That evening, I began collecting bits and pieces of machine parts, nuts, bolts, springs, copper piping, and other items scraped together from my outdoor shed. I put it all in boxes and plastic bags and went to the studio to start working on something…..anything.
After viewing and studying images found online, the ideas began to flow. Steampunk encompasses everything from small, bug-like sculptures and figurines to laptop computers and custom motorcycles. After getting a handle on the aesthetics of steampunk, the focus became, “What do I make?”
I realized approaching it like a painter, which was “eh…whatever happens, happens,” seemed to work best with the miscellaneous items at hand. And, because of the random nature of the materials, sketches and preconceived ideas were out of the question.
I started putting parts and materials together and stood back to see what the “thing” was telling me it wanted to be.
After a few nights with a torch and solder, some wood, copper, and an old alarm clock, my first steampunk functional artwork turned out to be… (drum roll, please!)
A paperclip holder.
The materials that made it into the final piece were a combination of copper piping screwed to a wooden base, an old alarm clock that still makes a cricket-like rattling sound when turned on, and some foreign currency to add
to the aesthetics.
The paperclip holder was the first stop on the steampunk path my creative mind is traveling on; the second was a desktop pen holder made from copper piping, springs, and a Campbell’s soup can. Currently, there are three lamps in the works at the studio.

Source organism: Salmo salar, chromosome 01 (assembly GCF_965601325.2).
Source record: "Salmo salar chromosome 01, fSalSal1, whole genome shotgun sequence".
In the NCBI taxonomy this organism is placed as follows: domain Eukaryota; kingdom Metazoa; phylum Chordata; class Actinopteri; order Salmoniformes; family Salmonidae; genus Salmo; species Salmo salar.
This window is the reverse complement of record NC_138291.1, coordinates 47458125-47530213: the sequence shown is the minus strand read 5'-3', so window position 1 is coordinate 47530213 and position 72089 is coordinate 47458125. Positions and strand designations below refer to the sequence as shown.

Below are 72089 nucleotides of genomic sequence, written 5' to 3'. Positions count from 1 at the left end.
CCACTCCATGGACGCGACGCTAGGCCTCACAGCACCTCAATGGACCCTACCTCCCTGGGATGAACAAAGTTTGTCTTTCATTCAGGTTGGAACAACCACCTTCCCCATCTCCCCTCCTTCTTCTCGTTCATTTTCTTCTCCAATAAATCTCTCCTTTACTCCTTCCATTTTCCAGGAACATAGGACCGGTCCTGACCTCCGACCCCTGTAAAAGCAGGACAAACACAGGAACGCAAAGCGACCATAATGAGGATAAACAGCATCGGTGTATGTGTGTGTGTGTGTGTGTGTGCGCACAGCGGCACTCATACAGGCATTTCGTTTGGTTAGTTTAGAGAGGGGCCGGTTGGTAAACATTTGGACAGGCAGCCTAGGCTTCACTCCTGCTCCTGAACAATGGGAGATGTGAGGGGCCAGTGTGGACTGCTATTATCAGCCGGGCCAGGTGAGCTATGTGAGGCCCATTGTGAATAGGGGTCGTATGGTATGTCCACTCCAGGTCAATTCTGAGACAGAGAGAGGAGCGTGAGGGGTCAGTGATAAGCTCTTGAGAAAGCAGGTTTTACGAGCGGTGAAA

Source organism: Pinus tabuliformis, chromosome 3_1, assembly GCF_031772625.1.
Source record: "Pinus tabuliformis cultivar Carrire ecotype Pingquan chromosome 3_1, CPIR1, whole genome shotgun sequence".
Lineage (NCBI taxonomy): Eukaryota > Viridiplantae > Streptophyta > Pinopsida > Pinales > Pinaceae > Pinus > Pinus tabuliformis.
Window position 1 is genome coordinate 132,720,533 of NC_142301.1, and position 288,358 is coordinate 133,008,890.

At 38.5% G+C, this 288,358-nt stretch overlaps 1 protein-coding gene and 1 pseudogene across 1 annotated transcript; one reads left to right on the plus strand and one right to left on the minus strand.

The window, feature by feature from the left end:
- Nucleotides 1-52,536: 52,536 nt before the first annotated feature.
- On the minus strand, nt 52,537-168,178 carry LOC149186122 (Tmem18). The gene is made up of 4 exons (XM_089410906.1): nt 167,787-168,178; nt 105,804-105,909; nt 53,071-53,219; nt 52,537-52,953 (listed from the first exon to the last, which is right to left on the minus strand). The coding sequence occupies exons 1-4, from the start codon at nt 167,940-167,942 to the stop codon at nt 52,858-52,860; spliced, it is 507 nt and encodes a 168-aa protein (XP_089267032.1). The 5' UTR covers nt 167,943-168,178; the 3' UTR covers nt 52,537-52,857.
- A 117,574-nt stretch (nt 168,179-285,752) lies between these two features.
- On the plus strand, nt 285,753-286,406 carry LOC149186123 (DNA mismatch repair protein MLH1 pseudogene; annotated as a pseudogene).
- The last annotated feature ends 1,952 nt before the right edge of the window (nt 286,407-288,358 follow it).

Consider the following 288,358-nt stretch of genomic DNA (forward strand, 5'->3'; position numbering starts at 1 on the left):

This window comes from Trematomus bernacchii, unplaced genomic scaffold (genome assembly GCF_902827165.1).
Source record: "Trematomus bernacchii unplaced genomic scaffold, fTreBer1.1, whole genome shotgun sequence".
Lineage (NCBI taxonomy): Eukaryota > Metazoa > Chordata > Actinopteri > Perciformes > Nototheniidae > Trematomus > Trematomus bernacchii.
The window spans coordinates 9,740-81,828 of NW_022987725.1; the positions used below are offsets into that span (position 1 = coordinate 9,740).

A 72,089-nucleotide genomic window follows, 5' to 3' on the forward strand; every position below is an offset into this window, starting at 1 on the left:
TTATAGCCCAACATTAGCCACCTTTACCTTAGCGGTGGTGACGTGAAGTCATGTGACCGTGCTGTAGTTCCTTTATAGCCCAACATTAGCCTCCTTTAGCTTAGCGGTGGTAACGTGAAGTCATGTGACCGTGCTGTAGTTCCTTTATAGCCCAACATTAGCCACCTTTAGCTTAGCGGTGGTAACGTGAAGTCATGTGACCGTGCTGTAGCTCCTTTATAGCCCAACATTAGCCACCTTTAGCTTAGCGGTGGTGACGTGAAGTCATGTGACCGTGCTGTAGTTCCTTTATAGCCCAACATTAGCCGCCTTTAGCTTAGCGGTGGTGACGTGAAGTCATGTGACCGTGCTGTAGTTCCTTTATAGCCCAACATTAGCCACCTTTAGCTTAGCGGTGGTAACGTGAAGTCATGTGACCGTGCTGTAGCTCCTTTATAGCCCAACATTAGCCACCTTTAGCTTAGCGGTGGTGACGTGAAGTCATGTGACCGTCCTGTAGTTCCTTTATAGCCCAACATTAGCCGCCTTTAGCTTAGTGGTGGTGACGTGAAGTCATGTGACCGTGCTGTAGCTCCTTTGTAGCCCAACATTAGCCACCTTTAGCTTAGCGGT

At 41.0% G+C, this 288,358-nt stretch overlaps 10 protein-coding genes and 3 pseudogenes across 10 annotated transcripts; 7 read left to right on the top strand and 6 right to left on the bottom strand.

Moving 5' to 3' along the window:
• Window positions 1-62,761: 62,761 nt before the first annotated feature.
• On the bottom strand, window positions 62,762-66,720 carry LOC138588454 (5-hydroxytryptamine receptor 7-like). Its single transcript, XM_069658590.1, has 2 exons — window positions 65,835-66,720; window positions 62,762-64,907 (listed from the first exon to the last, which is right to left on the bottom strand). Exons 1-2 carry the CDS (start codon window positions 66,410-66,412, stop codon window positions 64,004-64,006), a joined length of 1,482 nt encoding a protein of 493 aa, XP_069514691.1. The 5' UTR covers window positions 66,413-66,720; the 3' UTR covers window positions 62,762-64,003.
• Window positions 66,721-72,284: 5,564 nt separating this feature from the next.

Steampunk is the natural progression for the direction my work is moving in, and there is no telling where it’s going to lead.
But, what I truly understand is that sometimes inspiration is a whisper in the breeze and sometimes it shouts through a bullhorn.
I’m just glad I was close enough to hear it.
thanx for viewing…
A conversation about the latest political works with the artist (RAMSEY) from 1-2pm with music by My Son the Doctor 2-4pm Refreshments and wine.
“HourTime” the new series is making its debut at the VISUAL ART STUDIO at 208 Broad Street, in Richmond, VA and so far I have realized one thing.
This work needs a broader audience…more so than what Richmond can provide.With it’s one night a month during the First Friday Art Walk, for the most part, art viewing in the River City is fairly pedestrian. With most of the public being directed to the arts only on the few nights they’re told art should be viewed.
It’s not the fault of any one person, place or thing, but as an artist who has worked hard at his craft for many years, I need more…much more.
Yeah, sure, some people may say to me that my work doesn’t warrant the attention of a wider, more consistent viewing public and they have that right to that opinion. But, I’m not going allow that bullsh*t to keep my work from reaching beyond the bubble of a RVA and a public that only values art part time.
Just as I’ve heard over and over again:
“Live in Richmond, but make your living somewhere else.”
So, it maybe futile, pining for shows in the River City.
Maybe, politically charged works are not what people want to see or invest in. Which is unfortunate for an artist prides himself on the ability to illustrate political issues that can be interpreted in a variety of ways by the viewing public.
Maybe politics have dominated so much of peoples lives that art needs to have less meaning to it so people don’t have to find meaning in a piece and it can serve as just a “pretty….something” on the wall.
I don’t know what the answer is, maybe a pseudonym and pedestrian work maybe the ticket….something to think about.
But with the art viewing in RVA being as it is, it seems this body of work gets angry on the gallery walls when it’s shouting and no one is willing to listen.
Thanx for viewing.
I wonder if that cop will be anti-Obama enough to take out his frustrations, with a president who’s black, and will threaten my life.
I also wonder if that cop will choose to kill me on the spot like Oscar Grant and make claims of why he did it.
Would that cop be believed?
Or will that cop take me into the station, gather other officers and beat me to death.
Or, because they’re angry, will they find a crime to fit a black man, who lives on south side, in the “wrong” neighborhood and who lives by himself.